Pizza giants Domino’s Pizza kicked off 2019 with a potentially significant defeat before the Ninth Circuit Federal Court in the USA. The Court ruled that Domino’s must make its website and mobile app fully accessible to the visually impaired. The Claimant, who uses screen reader technology to navigate the internet, complained that he could not access certain functions of the company’s online offering. He found, for example, that it was not possible for him to customise toppings or to utilise certain one-off discount codes.
The claim had been rejected at first instance on the basis that, whilst the Americans With Disabilities Act 1990 applies, the US government has not yet handed down standards for online accessibility nor has it offered any technical guidance on the matter. The Appellate Court ruled that a lack of guidance did not get the Company ‘off the hook’. It noted that legislation requiring access to all services for those with disabilities has been on the statute books since the 1990s and that it had been clear since 1996 that the rules extend to websites. The decision, which may well be appealed, has been welcomed by disability rights activists.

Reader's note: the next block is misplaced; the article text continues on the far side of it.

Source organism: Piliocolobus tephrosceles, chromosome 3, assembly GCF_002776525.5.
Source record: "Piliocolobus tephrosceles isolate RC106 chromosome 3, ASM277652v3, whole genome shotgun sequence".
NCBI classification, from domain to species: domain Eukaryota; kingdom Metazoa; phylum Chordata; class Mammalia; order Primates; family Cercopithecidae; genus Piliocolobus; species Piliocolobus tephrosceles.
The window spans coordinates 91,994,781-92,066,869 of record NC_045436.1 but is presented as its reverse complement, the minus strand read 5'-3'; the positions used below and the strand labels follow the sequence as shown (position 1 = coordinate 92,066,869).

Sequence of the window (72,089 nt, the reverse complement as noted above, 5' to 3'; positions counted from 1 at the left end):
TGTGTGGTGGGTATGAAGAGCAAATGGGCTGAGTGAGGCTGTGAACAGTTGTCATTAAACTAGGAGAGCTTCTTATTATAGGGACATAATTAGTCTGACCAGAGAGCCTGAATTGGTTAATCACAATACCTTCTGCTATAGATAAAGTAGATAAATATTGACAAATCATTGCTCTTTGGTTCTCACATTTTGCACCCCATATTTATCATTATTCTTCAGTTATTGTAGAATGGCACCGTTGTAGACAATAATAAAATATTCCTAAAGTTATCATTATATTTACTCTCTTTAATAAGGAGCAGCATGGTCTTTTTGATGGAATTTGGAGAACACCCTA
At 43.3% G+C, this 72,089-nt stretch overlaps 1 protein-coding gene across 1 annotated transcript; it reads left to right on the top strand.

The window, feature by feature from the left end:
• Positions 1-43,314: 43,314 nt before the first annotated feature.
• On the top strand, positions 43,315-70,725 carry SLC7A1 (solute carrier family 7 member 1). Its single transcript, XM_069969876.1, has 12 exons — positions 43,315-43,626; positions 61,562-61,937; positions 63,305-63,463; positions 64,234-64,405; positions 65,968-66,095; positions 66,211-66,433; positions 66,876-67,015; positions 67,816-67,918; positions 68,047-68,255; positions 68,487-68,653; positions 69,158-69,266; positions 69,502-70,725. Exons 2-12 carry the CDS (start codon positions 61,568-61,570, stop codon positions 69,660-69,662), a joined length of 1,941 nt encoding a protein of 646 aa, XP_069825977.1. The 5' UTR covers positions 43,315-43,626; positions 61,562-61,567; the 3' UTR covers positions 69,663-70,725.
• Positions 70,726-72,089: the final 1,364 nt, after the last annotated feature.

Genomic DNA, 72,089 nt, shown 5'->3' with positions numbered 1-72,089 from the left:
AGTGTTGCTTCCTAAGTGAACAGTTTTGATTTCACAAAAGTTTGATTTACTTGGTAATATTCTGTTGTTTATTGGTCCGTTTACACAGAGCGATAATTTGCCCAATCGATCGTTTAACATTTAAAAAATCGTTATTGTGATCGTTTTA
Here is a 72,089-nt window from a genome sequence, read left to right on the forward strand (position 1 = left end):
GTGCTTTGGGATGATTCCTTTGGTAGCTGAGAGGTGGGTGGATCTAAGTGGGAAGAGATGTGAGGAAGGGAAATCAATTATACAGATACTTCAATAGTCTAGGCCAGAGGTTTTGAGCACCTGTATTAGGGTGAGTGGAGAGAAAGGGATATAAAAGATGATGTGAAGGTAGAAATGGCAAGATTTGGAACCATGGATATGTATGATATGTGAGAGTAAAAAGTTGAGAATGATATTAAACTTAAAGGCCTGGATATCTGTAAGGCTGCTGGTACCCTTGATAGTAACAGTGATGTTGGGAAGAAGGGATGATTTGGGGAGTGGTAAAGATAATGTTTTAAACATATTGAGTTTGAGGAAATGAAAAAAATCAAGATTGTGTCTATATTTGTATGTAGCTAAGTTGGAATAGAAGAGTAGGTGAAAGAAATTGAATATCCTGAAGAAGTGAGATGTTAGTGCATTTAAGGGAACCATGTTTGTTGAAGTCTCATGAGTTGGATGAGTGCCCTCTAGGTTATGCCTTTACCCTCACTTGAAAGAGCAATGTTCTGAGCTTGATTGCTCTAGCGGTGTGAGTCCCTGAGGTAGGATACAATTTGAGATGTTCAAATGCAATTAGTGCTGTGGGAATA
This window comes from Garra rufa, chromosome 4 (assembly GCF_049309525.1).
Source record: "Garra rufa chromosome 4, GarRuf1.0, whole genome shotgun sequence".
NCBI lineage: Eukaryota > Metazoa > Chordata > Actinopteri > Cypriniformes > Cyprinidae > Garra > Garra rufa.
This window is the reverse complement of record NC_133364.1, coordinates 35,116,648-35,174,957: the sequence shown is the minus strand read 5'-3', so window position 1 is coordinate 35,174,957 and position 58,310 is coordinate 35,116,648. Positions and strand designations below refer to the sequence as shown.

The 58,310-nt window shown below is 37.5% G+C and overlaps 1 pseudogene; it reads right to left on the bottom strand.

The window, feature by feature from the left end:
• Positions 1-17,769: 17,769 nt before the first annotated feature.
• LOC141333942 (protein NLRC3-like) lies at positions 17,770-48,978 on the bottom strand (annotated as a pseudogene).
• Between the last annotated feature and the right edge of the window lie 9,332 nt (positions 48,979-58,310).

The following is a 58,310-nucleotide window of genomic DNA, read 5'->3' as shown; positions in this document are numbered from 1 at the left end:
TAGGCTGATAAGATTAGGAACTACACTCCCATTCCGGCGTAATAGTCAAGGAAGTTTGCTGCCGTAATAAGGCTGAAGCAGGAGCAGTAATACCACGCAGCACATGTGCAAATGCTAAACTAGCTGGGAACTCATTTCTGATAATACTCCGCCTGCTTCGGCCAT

Companies in the UK have similar obligations under the UK Equality Act 2000 to ensure that their websites and apps can be accessed by blind and partially sighted people. Software developers and indeed all businesses with an online presence should be mindful of these obligations when developing and upgrading online functionality. Guidelines and practical advice are available in this jurisdiction via the Government Digital Service (GDS) accessibility team.